... domain is a very agreeable haunt for many sorts of wild fowls, which not only frequent it in the winter, but breed there in the summer: such as lapwings, snipes, wild ducks, and, as I have discovered within these few years, teals. Partridges in vast plenty are bred in good seasons on the verge of this forest, into which they love to make excursions; ...
— The Natural History of Selborne, Vol. 1 • Gilbert White

... conclusion is not necessarily correct. Let me give some examples that have come under my own observation. We have bred for five years the wild fruit fly Drosophila ampelophila (fig. 4) and we have found over a hundred and twenty-five new types that breed true. Each has arisen independently and suddenly. Every part of the body has been affected by one or another of these mutations. For instance many different kinds of changes have taken place in the wings and several of these involve the size ...
— A Critique of the Theory of Evolution • Thomas Hunt Morgan

... person begotten on a black woman by a white man. One of the blue squadron; any one having a cross of the black breed, or, as it is termed, a lick ...
— 1811 Dictionary of the Vulgar Tongue • Captain Grose et al.

... trade with this place use oxen in addition to other beasts of burden; the breed appears good, resembling ...
— Journals of Travels in Assam, Burma, Bhootan, Afghanistan and The - Neighbouring Countries • William Griffith

... wrong to extort this much punishment for my most inhospitable reception? Sometimes now I think that it was cruel. In that night much had occurred to breed viciousness in a man of the most equable temper. But the thing had now gone to the extreme limit to which it could; and I ...
— McClure's Magazine, Vol. VI., No. 6, May, 1896 • Various

... measures had a marked influence in improving the condition of society, but not all that was required. The necessity for strict sanitary laws became obvious. Cities and towns and even farms were visited, and everything that could breed malaria, or produce impure air, was compelled to be removed. Personal and household cleanliness at last became an object of public interest, and inspectors were appointed who visited families and reported the condition of their homes. All kinds of out-door sports and athletic ...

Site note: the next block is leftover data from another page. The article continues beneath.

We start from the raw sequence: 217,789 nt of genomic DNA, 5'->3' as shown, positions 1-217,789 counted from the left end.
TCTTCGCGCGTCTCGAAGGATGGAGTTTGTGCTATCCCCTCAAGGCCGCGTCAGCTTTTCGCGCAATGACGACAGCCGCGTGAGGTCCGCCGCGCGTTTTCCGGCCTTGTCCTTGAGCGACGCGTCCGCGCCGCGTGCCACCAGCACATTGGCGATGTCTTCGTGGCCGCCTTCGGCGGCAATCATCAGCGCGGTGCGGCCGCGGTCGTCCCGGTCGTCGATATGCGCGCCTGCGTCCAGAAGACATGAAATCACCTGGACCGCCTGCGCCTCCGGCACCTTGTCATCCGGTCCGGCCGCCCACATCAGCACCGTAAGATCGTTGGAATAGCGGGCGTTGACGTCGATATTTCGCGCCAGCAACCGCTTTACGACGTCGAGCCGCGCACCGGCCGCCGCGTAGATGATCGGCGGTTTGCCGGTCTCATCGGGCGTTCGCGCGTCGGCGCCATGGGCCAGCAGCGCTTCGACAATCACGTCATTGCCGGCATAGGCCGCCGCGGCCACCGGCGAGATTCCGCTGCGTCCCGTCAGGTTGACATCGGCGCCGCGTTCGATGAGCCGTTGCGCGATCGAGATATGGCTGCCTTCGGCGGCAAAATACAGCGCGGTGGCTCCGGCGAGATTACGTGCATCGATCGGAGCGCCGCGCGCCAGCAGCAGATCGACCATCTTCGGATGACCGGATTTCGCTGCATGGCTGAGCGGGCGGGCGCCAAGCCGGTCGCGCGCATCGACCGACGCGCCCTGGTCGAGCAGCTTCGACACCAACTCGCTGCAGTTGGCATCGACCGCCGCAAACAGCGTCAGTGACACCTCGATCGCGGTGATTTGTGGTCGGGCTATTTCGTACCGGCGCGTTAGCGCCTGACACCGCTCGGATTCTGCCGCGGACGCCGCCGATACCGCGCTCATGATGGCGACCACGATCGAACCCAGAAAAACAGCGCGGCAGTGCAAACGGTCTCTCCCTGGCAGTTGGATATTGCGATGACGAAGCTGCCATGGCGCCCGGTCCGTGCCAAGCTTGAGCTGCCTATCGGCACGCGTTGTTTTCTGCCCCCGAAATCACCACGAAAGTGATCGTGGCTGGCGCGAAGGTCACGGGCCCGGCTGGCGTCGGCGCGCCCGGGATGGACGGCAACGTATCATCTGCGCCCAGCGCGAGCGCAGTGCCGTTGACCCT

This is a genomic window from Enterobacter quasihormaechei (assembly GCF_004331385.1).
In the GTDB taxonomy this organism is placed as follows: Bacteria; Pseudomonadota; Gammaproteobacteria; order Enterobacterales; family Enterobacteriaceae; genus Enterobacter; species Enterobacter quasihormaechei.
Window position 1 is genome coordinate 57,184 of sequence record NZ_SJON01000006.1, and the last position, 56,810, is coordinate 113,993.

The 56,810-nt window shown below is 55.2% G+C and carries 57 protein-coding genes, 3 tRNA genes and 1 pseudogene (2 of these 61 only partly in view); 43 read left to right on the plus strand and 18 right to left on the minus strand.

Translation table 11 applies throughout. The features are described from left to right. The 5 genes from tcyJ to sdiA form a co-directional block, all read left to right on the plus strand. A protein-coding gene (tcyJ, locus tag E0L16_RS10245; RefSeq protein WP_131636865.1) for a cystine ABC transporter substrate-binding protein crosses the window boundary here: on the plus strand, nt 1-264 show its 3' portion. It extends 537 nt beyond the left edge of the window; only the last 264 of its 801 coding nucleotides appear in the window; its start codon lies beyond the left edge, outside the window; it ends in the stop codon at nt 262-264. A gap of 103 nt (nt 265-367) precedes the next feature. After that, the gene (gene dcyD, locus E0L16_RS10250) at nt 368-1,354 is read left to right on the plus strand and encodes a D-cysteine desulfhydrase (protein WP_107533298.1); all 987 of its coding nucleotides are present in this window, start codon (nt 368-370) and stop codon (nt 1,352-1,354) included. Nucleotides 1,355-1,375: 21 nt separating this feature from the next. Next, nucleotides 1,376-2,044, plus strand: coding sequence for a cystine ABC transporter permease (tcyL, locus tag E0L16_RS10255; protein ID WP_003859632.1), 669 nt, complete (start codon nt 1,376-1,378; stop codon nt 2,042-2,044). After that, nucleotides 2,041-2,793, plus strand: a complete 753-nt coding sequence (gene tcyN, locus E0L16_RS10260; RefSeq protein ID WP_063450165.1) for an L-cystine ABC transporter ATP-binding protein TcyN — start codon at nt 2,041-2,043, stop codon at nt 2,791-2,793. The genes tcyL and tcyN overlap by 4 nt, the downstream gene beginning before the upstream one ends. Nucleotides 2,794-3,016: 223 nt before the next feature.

— Mizora: A Prophecy - A MSS. Found Among the Private Papers of the Princess Vera Zarovitch • Mary E. Bradley

... politely define the low but very general sentiment of coarse animal attraction—in short, poetry such as mine was altogether absurd and out of date when confronted with the facts of every-day existence—facts which plainly taught us that man's chief business here below was simply to live, breed, and die—the life of a silk-worm or caterpillar on a slightly higher platform ...
— Ardath - The Story of a Dead Self • Marie Corelli

... the Lords Proprietaries' Fundamental Constitutions, and with the restrictions which English Navigation Laws imposed upon English colonies. What grains and vegetables and tobacco they could grow, what cattle and swine they could breed and export, preoccupied the minds of these pioneer farmers. There were struggling for growth a rough agriculture and a hampered trade with Barbados, Virginia, and New England—trade likewise with the buccaneers who swarmed ...
— Pioneers of the Old South - A Chronicle of English Colonial Beginnings, Volume 5 In - The Chronicles Of America Series • Mary Johnston

... possible breed belonged to the estaminet. Madame called him "Automobile Anglais," because he was always rushing about for no ...
— Adventures of a Despatch Rider • W. H. L. Watson

... that time a town of mean-looking houses and narrow streets, ill-paved, ill-lighted, a rookery for blackbirds of every breed. It was a great centre for smuggling and privateering, the fleet brought many hangers-on, and the building of the great digue drew thither rough toilers who could find, or were fitted for, ...
— Carette of Sark • John Oxenham

... neutral persons his regret that the Archduke should have chosen the hours after dinner to avenge any wrong of which he might think he had a right to complain. Not seeing his guest, to whom he wished more particularly to have addressed himself, the Archduke said aloud that, having no wish to breed dissension in the army of the Cross, he did but vindicate his own privileges and right to stand upon an equality with the King of England, without desiring, as he might have done, to advance his banner —which he derived from emperors, his progenitors—above that of a mere descendant ...
— The Talisman • Sir Walter Scott

... sinister influence on the future—and the peace and beauty of that future. For the out-and-out prostitute one can feel understanding, and with understanding there is a certain respect; but these amateur "syrens" are a menace and a disgrace to the "homes" which breed them so carelessly, and ...
— Over the Fireside with Silent Friends • Richard King

... woman not possessed of high and rare grace can no more abstain from a man than from eating, drinking, sleeping, or other natural function. Likewise a man cannot abstain from a woman. The reason is that it is as deeply implanted in our nature to breed children as it is to eat and drink."[6] The worthy Janssen observes in a scandalized tone that Luther, as regards certain matters relating to married life, "gave expression to principles before unheard of in Christian Europe";[7] and the ...
— German Culture Past and Present • Ernest Belfort Bax

... Had he waited a few minutes longer, he would surely have been made prisoner.'[143] With the enemy at his heels Michael reached the banks of the Naros river, and instead of allowing himself to be ferried across he sprang into the waves on horseback, and his faithful horse, which was of Turkish breed, landed him safely on the other side. Here, filled with gratitude and affection for the animal, and knowing that it was unable to carry him further, he patted it on the neck, stroked its mane, kissed ...